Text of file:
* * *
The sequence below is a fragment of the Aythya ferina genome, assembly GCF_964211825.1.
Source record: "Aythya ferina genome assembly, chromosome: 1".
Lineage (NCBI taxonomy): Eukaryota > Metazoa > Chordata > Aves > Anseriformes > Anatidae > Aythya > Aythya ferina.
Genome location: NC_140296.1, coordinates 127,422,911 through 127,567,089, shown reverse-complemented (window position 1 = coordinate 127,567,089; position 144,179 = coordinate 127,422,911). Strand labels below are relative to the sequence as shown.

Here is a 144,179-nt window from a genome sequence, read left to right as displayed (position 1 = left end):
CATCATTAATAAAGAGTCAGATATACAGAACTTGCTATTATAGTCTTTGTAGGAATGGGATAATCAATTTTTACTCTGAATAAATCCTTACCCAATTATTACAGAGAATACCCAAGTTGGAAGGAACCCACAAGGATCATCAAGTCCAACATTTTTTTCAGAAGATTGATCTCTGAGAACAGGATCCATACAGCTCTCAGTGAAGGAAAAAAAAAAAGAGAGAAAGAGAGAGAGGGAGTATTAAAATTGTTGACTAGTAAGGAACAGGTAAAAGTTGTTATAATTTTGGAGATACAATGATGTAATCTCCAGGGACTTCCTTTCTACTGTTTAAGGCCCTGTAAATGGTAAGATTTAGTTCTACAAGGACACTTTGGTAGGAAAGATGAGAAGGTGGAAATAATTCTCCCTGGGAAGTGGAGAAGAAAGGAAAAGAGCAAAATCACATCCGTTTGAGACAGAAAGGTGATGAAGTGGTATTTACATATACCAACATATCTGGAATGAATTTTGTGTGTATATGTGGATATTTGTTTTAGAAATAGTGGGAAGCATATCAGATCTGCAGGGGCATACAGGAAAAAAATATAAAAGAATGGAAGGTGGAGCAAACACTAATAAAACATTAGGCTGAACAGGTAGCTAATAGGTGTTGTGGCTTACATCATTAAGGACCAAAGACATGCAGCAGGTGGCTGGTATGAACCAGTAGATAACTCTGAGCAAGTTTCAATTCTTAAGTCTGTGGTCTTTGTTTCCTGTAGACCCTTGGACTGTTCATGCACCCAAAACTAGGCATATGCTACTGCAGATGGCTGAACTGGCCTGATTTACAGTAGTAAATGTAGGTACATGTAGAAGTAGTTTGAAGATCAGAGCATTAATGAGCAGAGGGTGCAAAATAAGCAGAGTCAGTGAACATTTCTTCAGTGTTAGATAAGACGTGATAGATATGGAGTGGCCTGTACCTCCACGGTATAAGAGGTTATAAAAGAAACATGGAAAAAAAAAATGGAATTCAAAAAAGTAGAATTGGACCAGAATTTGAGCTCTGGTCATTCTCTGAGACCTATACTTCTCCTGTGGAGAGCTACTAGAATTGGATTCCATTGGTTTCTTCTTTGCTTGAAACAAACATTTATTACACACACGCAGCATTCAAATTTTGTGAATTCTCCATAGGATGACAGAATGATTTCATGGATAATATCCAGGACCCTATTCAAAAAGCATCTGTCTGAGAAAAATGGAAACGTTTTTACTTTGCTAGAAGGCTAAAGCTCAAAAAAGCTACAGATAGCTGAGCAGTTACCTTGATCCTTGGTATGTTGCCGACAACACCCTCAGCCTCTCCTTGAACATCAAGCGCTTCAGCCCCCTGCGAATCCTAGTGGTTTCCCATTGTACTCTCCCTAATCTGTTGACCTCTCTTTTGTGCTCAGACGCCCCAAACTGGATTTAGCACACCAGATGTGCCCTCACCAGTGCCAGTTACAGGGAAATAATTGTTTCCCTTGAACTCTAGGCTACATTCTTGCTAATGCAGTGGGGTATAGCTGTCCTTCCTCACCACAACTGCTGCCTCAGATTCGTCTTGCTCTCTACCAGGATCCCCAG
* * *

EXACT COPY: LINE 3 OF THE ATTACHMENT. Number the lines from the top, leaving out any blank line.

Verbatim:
Lineage (NCBI taxonomy): Eukaryota > Metazoa > Chordata > Aves > Anseriformes > Anatidae > Aythya > Aythya ferina.